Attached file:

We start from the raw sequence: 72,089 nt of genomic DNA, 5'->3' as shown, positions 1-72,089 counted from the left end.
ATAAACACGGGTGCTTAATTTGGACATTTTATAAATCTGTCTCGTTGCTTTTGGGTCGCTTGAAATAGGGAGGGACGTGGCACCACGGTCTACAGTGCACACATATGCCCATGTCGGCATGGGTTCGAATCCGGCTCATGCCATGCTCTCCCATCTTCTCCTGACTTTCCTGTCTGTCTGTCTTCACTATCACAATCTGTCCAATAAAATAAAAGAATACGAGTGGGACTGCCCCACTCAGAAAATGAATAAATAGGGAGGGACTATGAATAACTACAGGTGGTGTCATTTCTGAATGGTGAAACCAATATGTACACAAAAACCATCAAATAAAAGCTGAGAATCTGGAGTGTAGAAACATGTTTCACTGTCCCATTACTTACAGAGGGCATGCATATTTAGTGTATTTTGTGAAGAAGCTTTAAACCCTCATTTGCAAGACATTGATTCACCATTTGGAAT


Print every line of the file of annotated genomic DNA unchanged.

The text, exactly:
We start from the raw sequence: 72,089 nt of genomic DNA, 5'->3' as shown, positions 1-72,089 counted from the left end.
ATAAACACGGGTGCTTAATTTGGACATTTTATAAATCTGTCTCGTTGCTTTTGGGTCGCTTGAAATAGGGAGGGACGTGGCACCACGGTCTACAGTGCACACATATGCCCATGTCGGCATGGGTTCGAATCCGGCTCATGCCATGCTCTCCCATCTTCTCCTGACTTTCCTGTCTGTCTGTCTTCACTATCACAATCTGTCCAATAAAATAAAAGAATACGAGTGGGACTGCCCCACTCAGAAAATGAATAAATAGGGAGGGACTATGAATAACTACAGGTGGTGTCATTTCTGAATGGTGAAACCAATATGTACACAAAAACCATCAAATAAAAGCTGAGAATCTGGAGTGTAGAAACATGTTTCACTGTCCCATTACTTACAGAGGGCATGCATATTTAGTGTATTTTGTGAAGAAGCTTTAAACCCTCATTTGCAAGACATTGATTCACCATTTGGAAT